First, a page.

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Lisa Sy
Lisa Sy

Posted on

What's the benefit of us maintaining our Progressive Web Apps (PWA) of DEV?

I put this document together to organize all of the platforms we're responsible for. We currently maintain at least 6 platforms for DEV:

  1. Native iOS
  2. Native Android
  3. Mobile Site
  4. Desktop Site
  5. Mobile Progressive Web App (PWA)
  6. Desktop PWA

our platforms

I recognize the utter importance of delivering an excellent experience on both mobile & desktop site (an obvious no-brainer), as well as our native apps. I want to open up the floor for conversation around the benefits and costs of
maintaining our PWAs

  1. Why did we support PWAs in the first place?
  2. What do we gain from maintaining PWA, especially on mobile, where we already have a native mobile version of our app?
  3. What are the costs of maintaining PWA?

Top comments (4)

fdocr profile image


There's a big overlap in all of them as they're not fully contained and separate from one another. I'll reference the 6 supported platforms by their numbers:

Service Workers (SWs) enhance performance for 3 & 4 and support a custom offline page for a better web experience. I think this is a good part of what it takes to support PWAs (platforms 5 & 6), so by supporting these features we're close to PWA level. The caveat of 5 is that Apple isn't welcoming to a good chunk of PWA tech (hasn't been and hard to believe it will change in the near future).

Note: This does not mean that PWA == SWs though, some good reads:

Because we've been pushing for a WebView approach on the native mobile apps (1 & 2) we also benefit from both the enhanced performance and the custom offline page from SWs. The most notable caveat is the reduced support in iOS, but some mobile native features are what gives both platform 1 & 2 their selling point IMO.

To answer the questions:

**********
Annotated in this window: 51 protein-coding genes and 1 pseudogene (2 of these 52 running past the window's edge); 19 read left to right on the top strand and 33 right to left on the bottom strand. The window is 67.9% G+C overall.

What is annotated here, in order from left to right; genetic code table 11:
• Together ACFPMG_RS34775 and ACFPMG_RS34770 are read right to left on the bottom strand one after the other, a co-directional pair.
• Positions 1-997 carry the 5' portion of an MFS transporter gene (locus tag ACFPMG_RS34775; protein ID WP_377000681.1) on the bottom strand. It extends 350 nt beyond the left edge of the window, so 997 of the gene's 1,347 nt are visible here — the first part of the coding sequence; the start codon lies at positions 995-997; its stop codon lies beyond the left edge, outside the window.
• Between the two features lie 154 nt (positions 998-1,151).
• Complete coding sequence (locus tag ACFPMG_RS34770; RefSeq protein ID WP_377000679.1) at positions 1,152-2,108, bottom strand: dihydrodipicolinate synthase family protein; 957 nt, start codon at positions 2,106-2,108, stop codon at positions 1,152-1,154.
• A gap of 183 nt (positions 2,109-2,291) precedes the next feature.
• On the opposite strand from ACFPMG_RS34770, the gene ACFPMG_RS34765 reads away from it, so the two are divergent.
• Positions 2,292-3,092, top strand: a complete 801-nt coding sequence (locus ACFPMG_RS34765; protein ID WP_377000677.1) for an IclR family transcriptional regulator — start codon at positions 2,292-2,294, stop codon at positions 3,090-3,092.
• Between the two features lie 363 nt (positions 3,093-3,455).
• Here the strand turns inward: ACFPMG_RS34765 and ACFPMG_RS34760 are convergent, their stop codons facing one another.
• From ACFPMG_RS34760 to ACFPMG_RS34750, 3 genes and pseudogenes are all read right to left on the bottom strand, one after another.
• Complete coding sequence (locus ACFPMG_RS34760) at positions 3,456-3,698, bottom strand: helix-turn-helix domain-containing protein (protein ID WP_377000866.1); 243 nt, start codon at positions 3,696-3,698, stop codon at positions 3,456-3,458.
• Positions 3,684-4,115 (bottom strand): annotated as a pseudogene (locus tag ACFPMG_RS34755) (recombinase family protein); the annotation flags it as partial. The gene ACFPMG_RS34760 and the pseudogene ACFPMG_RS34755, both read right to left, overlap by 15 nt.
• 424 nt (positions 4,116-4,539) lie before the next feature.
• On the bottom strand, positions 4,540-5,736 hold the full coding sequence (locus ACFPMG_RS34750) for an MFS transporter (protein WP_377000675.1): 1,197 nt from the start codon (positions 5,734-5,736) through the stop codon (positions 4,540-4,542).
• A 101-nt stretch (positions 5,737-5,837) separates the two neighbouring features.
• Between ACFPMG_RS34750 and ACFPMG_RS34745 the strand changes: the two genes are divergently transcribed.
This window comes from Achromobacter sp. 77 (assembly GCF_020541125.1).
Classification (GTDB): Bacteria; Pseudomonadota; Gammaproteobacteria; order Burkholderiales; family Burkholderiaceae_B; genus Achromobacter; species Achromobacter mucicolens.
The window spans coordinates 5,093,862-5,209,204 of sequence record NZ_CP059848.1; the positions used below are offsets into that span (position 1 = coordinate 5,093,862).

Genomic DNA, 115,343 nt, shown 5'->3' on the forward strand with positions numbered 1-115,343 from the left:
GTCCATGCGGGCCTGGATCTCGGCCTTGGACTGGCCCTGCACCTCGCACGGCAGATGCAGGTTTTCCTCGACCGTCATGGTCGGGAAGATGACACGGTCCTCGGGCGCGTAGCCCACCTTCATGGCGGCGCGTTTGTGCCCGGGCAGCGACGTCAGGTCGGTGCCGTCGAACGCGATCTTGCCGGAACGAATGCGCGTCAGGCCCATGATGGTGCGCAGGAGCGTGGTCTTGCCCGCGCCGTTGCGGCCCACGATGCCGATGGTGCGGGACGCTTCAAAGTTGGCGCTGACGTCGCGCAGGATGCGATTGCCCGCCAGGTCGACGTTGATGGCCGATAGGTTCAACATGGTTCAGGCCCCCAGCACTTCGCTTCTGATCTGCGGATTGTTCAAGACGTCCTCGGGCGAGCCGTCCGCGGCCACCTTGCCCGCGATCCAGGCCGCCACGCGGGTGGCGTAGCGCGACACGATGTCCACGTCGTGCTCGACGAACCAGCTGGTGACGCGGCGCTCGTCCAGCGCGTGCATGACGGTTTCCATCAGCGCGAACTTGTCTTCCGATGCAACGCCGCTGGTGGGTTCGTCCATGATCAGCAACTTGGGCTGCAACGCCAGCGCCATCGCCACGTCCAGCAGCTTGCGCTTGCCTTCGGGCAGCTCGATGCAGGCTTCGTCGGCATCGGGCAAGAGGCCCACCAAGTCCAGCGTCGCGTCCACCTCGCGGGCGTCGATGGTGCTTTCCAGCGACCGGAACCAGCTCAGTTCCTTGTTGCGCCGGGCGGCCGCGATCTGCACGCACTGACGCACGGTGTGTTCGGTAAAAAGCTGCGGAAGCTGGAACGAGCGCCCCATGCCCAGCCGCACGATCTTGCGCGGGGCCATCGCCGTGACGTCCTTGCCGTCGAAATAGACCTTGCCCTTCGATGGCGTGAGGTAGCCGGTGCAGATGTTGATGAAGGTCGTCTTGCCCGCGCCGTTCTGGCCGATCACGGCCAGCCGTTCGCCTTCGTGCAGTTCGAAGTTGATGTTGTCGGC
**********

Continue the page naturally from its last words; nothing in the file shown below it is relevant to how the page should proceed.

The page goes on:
1. Without having context of the exact reasoning (at the time that it was implemented) I think it made sense. It gives an enhanced experience for people that don't want to install a native app. More favorable for Android compared to iOS though.
  2. Support for users that don't want to install a native app at a low maintenance cost (most maintenance overlaps with what would take to support Mobile & Desktop Site)
  3. Some edge cases come into play, the most notable I can remember is the Share feature that we want to enhance with native capabilities gets trickier to support for platforms 2/3/5/6. I don't think it's a big overall cost.
link2twenty profile image
Andrew Bone • Edited

The PWA is the website. It makes the site faster and better even if the user doesn't want to download an app.

I think the fact that any forem can have a near native experience out the box is a massive sell. I use the PWA on my android phone (I wouldn't want the full app as I feel I'd gain nothing) but on the desktop I just navigate to the site.

I think PWAs are the future and more and more people will tend to use them it's good that forem is showing how to do this well already.


  1. PWAs make a better web experience for all users.
  2. A PWA is more lightweight than an app and will just work, even if you update your code base.
  3. The costs are negligible if you're aiming for a good web experience anyway.
fdocr profile image

I agree with your point of view @link2twenty , my other comment echoes most of what you mention here. The only thing I may feel differently is:

I wouldn't want the full app as I feel I'd gain nothing

It's totally understandable as PWAs have great support on Android. Native Push Notifications, enhanced background audio playback (for Podcasts) and a native video player are available for native app users, but of course it may not be reason enough for everyone to prefer native > PWA.

There's plenty of potential to exploit from the native standpoint just as there is on PWA. It's actually great to hear your experience with the PWA has been a good one πŸ˜ƒ

ben profile image
Ben Halpern

In my view the qualities that make something "eligible" as a PWA are probably more important than being a PWA in the first place. As PWA may or may not become a "thing", but the things that qualify a site to be a PWA are basically:

  • Fast
  • Works in offline scenarios
  • Accessible, and generally good UX.

The details that allow you to call an app a PWA are pretty minimal outside of the eligibility requirements I'd say we should maintain.

Our browser extension switcher works especially well because we load the app super quickly with service workers (which are technically a requirement for PWA to be fast + offline mode)....